Belize North America And Caribbean
Belize, North America and Caribbean
Malaria Risk Travel Information
What is the risk of malaria in Belize?
Malaria risk is low throughout the year in rural areas. Local transmission of malaria does not usually occur. Malaria is not present in Belize City and the Islands, for example, Ambergis Caye and Caye Caulker
Please check HERE to see a malaria risk map of Belize on fitfortravel (an NHS website).
So what else can I do to prevent malaria?
All travellers should, however, follow the bite avoidance measures below:
Use mosquito nets impregnated with Permethrin or Deltamethrin. These insecticides kill mosquitoes instantly by acting on their central nervous system. During the daytime, tie the net in a knot and leave it hanging from the ceiling. At bedtime untie the net and check carefully for hidden mosquitoes or any tears. Holes or tears must be mended with adhesive tape or thread. Tuck the edge of the net under the mattress and make sure there are no openings.
Use mosquito and insect killing or "knockdown" products in the bedroom. Regular use of these products is necessary so that the product comes into contact with any new insects that enter the room. Our extensive range of insect and mosquito room insecticides can be found here.
Apply insect repellent to all exposed areas of skin, avoiding eyes and mouth. Also apply to clothing, reapplying frequently in accordance with the manufacturer's directions. We advise the use of N, N-diethylmetatoluamide (or DEET to you and me) containing products. DEET has been widely used for over 50 years and has quite clearly been shown to be one of the most effective repellent products. The use of 50% DEET products is usually sufficient in normal conditions. Our range of insect and mosquito repellent products can be found here. If you wish to use non DEET products we would recommened products that contain Saltidin which has been adopted as a suitable alternative to DEET by the WHO. Example products include Trek Sensitive, Lifesystems Expedition Sensitive and Malaway.
From sunset onwards here are a few free and easy tips to reduce the chance of getting bitten. Wear long-sleeved shirts and long trousers, obvious, we know, but this will at least reduce skin available to be bitten. Wear Light colours as these attract mosquitoes less than dark clothing. Remember that aftershave and perfumes will tend to attract mosquitoes, so going without could help reduce the risk of being bitten.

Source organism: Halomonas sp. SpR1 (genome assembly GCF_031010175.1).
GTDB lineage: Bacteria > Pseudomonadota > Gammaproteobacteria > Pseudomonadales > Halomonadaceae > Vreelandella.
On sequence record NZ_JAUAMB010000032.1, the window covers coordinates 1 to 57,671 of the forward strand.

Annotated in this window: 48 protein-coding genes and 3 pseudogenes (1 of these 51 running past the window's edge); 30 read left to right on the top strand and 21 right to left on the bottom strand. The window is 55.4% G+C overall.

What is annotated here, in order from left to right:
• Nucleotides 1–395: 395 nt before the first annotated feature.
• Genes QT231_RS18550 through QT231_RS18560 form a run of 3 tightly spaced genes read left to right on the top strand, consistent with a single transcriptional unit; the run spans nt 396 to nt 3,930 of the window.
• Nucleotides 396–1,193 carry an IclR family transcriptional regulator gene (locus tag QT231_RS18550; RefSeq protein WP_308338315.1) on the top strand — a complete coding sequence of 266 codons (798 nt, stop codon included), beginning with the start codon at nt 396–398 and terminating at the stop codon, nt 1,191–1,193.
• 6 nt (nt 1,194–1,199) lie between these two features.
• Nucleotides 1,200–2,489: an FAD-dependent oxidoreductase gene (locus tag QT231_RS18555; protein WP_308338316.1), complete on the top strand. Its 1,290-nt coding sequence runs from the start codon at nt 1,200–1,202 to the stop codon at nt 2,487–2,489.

Chikungunya virus infection in Caribbean islands and the Americas
This is a virus passed on by being bitten by infected mosquitos. The incubation period is typically 3–7 days and symptoms include acute onset of fever and joint pain. Other symptoms may include headache, conjunctivitis, nausea/vomiting, or rash. The symptoms usually go within 10 days but in some may last months especially the elderly and people with underlying health issues such as high blood pressure and diabetes.
As this is a virus, there is no medication to prevent or treat the disease and anti-malarial tablets such as Chloroquine will not have an effect on it.
Bite avoidance measures should be taken and followed firmly to reduce the likelihood of being bitten.
The affected mosquitoes tend to bite during the day so wear long sleeved clothing and trousers wherever possible and ensure that a strong insect repellent is used and reapplied regularly, especially after swimming.
You should also sleep under a mosquito net and if you are staying for a long time or are unsure of the hotel/hostel, it would be advisable to take a battery operated or plug in mosquito killer for your room to kill any lingering mosquitos.
What Vaccines do I need for Belize?
Below is a table designed to show you what vaccines are mandatory, recommended or ones to consider when visiting Belize:
CholeraHepatitis AHepatitis BJapanese EncephalitisMeningitisRabies
TetanusTick Borne Encephalitis Typhoid Yellow Fever Vaccine
Man = Mandatory
Con = Consider
Rec = Recommended
Req = Required if visiting from an area with risk of transmission
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